I don’t have a lot of confidence in this new system because I don’t believe it is inclusive of enough teams, but having these three on the committee and leaving SEC commissioner Mike Slive and Big Ten commissioner Jim Delany off the committee will give the appearance of transparency the sport hasn’t seen in a long time.

I’m not suggesting that Slive and Delany can’t be objective, but it’s likely their two conferences will dominate the post-season conversation yearly, and instead of having to recuse themselves when their teams are discussed it would be better for the committees workflow to leave them out.

The Big Ten and SEC will have plenty of representation, and people like Ohio State’s Gene Smith along with Tressel and Curry are representative of each conferences past, present, and future. Smith’s time on the basketball selection committee makes him a natural fit to be either the chairman or co-chair for the first committee.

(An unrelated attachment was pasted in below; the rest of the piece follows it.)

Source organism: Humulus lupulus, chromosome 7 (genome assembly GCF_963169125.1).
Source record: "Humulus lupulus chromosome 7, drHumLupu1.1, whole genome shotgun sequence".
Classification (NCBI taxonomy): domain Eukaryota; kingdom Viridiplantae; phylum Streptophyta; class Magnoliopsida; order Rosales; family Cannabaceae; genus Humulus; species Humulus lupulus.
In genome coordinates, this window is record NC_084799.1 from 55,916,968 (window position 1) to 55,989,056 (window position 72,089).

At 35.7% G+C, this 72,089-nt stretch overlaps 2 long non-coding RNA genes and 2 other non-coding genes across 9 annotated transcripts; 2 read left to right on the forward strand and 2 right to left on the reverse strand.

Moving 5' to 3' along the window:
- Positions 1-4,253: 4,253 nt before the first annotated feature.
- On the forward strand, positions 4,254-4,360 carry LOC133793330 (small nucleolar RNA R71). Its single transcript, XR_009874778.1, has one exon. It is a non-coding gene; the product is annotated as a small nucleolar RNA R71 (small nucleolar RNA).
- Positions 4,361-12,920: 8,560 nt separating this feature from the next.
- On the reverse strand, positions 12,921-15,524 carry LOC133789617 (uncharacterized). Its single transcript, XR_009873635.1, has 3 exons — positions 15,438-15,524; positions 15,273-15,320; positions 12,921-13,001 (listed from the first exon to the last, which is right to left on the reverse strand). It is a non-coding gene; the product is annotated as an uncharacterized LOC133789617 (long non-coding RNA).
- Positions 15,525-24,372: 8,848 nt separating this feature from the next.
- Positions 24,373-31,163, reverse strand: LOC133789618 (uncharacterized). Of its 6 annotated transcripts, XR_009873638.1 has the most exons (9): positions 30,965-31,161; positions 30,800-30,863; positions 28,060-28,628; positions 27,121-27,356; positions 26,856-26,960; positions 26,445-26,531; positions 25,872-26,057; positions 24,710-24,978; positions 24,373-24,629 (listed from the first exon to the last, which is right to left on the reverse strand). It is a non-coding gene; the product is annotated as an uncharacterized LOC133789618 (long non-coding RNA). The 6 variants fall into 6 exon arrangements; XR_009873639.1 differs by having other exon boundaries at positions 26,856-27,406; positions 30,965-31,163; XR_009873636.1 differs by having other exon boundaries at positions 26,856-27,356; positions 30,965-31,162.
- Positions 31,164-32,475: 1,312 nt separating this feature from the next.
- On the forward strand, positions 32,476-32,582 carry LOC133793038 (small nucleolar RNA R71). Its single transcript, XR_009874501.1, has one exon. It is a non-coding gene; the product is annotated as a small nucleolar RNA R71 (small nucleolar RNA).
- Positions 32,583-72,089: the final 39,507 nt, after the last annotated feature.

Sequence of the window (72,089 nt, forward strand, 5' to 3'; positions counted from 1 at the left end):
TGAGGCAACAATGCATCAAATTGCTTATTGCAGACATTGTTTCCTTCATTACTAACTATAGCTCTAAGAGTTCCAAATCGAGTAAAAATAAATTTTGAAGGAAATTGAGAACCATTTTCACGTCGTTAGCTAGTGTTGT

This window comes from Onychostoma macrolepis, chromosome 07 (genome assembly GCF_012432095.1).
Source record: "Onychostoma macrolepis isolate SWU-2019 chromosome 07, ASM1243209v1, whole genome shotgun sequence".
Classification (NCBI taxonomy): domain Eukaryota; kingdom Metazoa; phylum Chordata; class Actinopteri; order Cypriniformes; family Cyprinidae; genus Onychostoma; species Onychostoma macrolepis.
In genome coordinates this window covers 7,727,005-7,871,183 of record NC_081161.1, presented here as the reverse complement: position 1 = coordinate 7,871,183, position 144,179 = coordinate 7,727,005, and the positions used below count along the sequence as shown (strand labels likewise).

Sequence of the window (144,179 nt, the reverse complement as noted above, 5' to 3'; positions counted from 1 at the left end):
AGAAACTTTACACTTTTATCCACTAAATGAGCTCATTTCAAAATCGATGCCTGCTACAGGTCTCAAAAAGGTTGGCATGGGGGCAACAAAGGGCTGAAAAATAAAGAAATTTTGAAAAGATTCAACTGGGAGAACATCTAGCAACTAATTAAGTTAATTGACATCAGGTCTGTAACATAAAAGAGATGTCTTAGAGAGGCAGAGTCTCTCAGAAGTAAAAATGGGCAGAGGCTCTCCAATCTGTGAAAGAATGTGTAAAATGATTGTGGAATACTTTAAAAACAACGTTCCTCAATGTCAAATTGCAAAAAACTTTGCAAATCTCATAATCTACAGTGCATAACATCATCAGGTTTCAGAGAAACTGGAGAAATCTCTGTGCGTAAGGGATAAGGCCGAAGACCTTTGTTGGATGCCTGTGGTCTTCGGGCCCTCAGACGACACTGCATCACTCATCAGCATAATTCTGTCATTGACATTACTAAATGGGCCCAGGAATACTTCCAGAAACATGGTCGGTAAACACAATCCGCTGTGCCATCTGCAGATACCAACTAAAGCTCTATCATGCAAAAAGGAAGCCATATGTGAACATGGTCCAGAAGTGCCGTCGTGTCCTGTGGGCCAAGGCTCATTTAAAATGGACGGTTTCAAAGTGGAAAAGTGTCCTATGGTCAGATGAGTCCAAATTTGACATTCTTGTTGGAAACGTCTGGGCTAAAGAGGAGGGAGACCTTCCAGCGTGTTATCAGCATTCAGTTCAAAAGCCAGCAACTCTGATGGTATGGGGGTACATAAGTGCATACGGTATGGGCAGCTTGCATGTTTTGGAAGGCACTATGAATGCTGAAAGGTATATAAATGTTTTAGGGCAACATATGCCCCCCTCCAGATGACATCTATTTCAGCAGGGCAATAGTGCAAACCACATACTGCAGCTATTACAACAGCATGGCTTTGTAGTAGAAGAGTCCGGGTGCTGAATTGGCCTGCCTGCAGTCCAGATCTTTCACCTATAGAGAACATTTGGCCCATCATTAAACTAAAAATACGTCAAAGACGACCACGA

Tressel’s time at Ohio State along with his nice BCS appearances makes him the most obvious choice to be on the committee, and frankly there isn’t a former coach who’s alive that’s more deserving of chance to sit at the table than Tressel.

tl; dr is a tech nerd term for too long; didn’t read. the purpose of these posts is to provide a quick summary and analysis of something interesting in the sports world.

!function(d,s,id){var js,fjs=d.getElementsByTagName(s)[0];if(!d.getElementById(id)){js=d.createElement(s);js.id=id;js.src="//platform.twitter.com/widgets.js";fjs.parentNode.insertBefore(js,fjs);}}(document,"script","twitter-wjs");

[tl;dr] Reduce Both the Men’s Shot Clock and Overall Number of Timeouts